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Home Publications Blogs Beat the Press Gretchen Morgenson Makes the Case for an Accurate Accounting of Bailout Costs

Gretchen Morgenson Makes the Case for an Accurate Accounting of Bailout Costs

Saturday, 19 May 2012 15:15

The methodology that the Treasury Department is using when claiming that we made money on the TARP would imply that the government could make money by issuing a 30-year mortgage at 1.0 percent interest to every homeowners in the country. The vast majority of these mortgages would of course be paid off with interest, therefore the taxpayers would come out ahead.

This is ridiculous accounting, as Gretchen Morgenson points out in her column today. There is an opportunity cost to this money and if that is not taken into account, there is no way to say whether this lending is profitable. In the case of the TARP and related Fed lending programs, financial institutions were able to borrow trillions of dollars at far below market interest rates.

These programs may have been justified given the situation in financial markets at the time, however it is ridiculous to say that we made a profit on the lending based on the fact that most of the money was repaid with interest just as it would be ridiculous to claim a profit on 1.0 percent 30-year fixed rate mortgages issued by the government.

In the FWIW category, anyone saying that we would have had a second Great Depression absent this lending should be immediately ignored. The first Great Depression was caused by 10 years of inadequate policy response, not just the mistakes made at the onset. There was nothing that we did or did not do in 2008-2009 that would have necessitated a decade of incompetent policy.

Argentina was able to recover from a full-fledged financial collapse in less than 18 months. There is no reason to believe that Ben Bernanke and other leading policy makers are very much less competent than the people determining economic policy in Argentina.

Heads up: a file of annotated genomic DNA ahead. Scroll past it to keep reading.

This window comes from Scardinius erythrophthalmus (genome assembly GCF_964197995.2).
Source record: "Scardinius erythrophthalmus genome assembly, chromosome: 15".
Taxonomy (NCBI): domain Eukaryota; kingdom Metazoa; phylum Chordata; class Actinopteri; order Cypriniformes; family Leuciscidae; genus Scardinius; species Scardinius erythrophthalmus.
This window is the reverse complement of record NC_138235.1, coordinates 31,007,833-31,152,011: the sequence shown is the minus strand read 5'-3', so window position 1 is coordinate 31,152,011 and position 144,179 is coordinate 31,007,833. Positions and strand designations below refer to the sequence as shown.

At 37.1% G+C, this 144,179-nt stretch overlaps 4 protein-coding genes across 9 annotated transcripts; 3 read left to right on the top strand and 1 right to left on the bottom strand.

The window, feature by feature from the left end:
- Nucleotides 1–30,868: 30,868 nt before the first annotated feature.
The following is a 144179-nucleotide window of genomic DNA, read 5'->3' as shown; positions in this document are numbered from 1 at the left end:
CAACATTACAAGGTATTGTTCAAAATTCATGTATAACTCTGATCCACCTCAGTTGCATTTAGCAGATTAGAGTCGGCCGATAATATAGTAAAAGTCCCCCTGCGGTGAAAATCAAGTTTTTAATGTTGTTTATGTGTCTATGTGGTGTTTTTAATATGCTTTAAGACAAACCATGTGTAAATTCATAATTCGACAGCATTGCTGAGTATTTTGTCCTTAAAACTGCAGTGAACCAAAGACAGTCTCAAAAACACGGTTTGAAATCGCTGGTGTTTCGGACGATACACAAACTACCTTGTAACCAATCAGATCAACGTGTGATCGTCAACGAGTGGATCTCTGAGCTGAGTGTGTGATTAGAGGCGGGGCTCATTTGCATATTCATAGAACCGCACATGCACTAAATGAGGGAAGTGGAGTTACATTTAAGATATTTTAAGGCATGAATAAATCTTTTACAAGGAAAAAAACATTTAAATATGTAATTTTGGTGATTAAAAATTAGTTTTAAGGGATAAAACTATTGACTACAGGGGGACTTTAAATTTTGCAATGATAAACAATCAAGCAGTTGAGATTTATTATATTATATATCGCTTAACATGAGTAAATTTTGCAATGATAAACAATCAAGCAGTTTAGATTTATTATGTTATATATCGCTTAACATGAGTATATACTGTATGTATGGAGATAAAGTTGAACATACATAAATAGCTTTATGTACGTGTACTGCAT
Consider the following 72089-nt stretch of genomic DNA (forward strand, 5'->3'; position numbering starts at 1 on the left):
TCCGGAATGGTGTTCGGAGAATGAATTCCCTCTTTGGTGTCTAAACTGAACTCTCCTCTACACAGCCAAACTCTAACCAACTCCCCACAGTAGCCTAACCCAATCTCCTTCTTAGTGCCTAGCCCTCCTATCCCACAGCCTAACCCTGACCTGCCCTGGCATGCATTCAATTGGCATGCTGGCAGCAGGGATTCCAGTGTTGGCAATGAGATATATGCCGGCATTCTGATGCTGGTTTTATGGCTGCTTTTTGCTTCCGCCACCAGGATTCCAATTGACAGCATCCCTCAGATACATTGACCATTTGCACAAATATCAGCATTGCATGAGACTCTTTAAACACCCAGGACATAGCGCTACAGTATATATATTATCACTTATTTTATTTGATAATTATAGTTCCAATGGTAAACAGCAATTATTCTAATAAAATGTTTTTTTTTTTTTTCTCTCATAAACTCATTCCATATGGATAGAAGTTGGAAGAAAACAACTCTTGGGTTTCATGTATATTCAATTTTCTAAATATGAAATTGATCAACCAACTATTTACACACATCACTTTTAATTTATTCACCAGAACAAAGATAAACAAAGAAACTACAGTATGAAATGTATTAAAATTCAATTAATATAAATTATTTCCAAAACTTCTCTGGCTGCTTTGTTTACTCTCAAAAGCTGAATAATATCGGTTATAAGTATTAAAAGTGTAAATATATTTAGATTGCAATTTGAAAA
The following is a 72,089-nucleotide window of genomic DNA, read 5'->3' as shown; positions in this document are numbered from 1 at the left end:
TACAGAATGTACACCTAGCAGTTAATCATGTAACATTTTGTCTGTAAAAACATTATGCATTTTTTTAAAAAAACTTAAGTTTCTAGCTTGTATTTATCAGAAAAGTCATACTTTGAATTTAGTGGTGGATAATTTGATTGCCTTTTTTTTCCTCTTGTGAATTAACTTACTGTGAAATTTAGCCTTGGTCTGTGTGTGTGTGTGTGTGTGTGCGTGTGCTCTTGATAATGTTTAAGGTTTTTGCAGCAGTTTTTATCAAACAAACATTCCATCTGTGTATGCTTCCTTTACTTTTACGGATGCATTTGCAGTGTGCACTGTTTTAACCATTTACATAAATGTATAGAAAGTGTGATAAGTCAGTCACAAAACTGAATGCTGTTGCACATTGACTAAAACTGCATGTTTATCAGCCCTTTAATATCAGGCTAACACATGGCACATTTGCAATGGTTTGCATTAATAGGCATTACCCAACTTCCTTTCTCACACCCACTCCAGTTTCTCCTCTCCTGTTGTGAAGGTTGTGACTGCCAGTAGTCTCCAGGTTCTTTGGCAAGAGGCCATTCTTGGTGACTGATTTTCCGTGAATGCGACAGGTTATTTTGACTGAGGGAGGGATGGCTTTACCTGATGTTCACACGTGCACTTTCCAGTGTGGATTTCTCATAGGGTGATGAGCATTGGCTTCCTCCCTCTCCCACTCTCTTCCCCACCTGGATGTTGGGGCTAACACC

Comments (4)Add Comment
Clearing the Payroll
written by TVeblen, May 19, 2012 8:18
For those who had to clear a payroll the week of 9/15/08, things did not look good. I don't think Treasury had any sense whether interbank lending in the US was going to freeze up and crash the payments system. Former Fed offical Larry Lindsay suggested in the WSJ that all payrolls should have been guaranteed but that the banks should have been left to fail. Then what? Move to quick "weekend liquidations" a la FDIC protocols? I don't think Paulson or Bernanke wanted to walk that blank on 9/16/08 - things were just too out of control. Here's a second point: suppose all the banks that needed money were forced to borrow at the 5-year T-note rate on, say, 9/16/08 at 2.64% (data from FRED FRB, 5-year constant maturity, series DGS5). If the treasury sold those bonds on 5/17/12 at a yield of 0.74%, they would have made a profit. This approach would have been a lot more transparent; buying up their stock and selling it would have been a lot cheaper and even more profitable. So I agree with Dean and Gretchen that these banks got a huge subsidy from the taxpayers and we should - in return - get a huge chunk of their increased market cap in payback. But please Dean, while we may have avoided a Great Depression w/o TARP, there should be little doubt that things were quickly spinning way the hell out of control that September.
Quantification please.
written by AndrewDover, May 19, 2012 10:29
The cost of these loaned trillions can be quantified, if you also know the length of the loan and the interest rates. Why no numbers?

Per MMT ...
written by Benedict@Large, May 21, 2012 9:42
There is no opportunity cost for money loaned by the sovereign fiat issuer, as the issuer always has unlimited funds, and can always respond to any other opportunities that present themselves. Similarly, it makes no sense to say that the sovereign issuer can "make money" on these loans, as profit cannot increase the already infinite money supply available to the sovereign.

Whether or not these loans were wise is another matter entirely.
written by Procopius, May 22, 2012 7:09
Much as I love this blog, I'm a little tired of this. I fully agree that the Treasury should have made a much larger profit. From Bagehot, in a crisis the central bank must lend freely, but at a premium rate. But to say they did not make A profit flies in the face of my Accounting 101. If your balance after the cost of goods sold is larger than the beginning balance, you've made a gross profit. Then that's subject to a lot of other stuff which people spend years learning about, but that's the basic. Maybe there was no NET profit, we probably don't have enough information to actually determine that, but there was a (small?) gross profit. Have a peanut.

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About Beat the Press

Dean Baker is co-director of the Center for Economic and Policy Research in Washington, D.C. He is the author of several books, his latest being The End of Loser Liberalism: Making Markets Progressive. Read more about Dean.